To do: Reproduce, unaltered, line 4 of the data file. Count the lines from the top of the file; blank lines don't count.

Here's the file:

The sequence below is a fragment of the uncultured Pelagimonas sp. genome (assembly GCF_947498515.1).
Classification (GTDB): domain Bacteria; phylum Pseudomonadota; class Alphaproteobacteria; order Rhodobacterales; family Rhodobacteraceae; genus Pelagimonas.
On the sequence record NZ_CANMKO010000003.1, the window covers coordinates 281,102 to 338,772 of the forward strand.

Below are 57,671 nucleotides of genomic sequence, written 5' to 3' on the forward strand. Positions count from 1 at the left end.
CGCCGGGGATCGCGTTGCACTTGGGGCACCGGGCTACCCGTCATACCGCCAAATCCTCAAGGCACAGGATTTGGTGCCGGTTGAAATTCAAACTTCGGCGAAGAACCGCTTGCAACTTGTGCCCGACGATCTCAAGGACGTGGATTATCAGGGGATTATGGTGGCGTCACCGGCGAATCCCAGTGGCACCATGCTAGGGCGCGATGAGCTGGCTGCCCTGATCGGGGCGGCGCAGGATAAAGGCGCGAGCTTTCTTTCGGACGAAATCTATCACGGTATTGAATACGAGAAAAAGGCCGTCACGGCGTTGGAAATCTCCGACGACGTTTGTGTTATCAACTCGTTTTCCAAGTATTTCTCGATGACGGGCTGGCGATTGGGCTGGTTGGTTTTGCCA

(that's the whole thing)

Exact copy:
Below are 57,671 nucleotides of genomic sequence, written 5' to 3' on the forward strand. Positions count from 1 at the left end.